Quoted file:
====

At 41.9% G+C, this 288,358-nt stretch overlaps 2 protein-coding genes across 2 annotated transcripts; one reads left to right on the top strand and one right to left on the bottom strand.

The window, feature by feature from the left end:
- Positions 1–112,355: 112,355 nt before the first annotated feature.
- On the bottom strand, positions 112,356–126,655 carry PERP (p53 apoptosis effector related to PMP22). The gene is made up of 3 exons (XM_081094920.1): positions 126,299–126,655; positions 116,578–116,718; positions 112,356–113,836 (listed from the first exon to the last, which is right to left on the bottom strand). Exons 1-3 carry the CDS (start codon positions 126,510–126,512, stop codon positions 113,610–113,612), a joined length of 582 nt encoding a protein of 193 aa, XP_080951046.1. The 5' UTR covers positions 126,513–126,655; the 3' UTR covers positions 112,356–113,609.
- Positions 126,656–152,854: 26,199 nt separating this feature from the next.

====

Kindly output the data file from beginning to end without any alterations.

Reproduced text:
At 41.9% G+C, this 288,358-nt stretch overlaps 2 protein-coding genes across 2 annotated transcripts; one reads left to right on the top strand and one right to left on the bottom strand.

The window, feature by feature from the left end:
- Positions 1–112,355: 112,355 nt before the first annotated feature.
- On the bottom strand, positions 112,356–126,655 carry PERP (p53 apoptosis effector related to PMP22). The gene is made up of 3 exons (XM_081094920.1): positions 126,299–126,655; positions 116,578–116,718; positions 112,356–113,836 (listed from the first exon to the last, which is right to left on the bottom strand). Exons 1-3 carry the CDS (start codon positions 126,510–126,512, stop codon positions 113,610–113,612), a joined length of 582 nt encoding a protein of 193 aa, XP_080951046.1. The 5' UTR covers positions 126,513–126,655; the 3' UTR covers positions 112,356–113,609.
- Positions 126,656–152,854: 26,199 nt separating this feature from the next.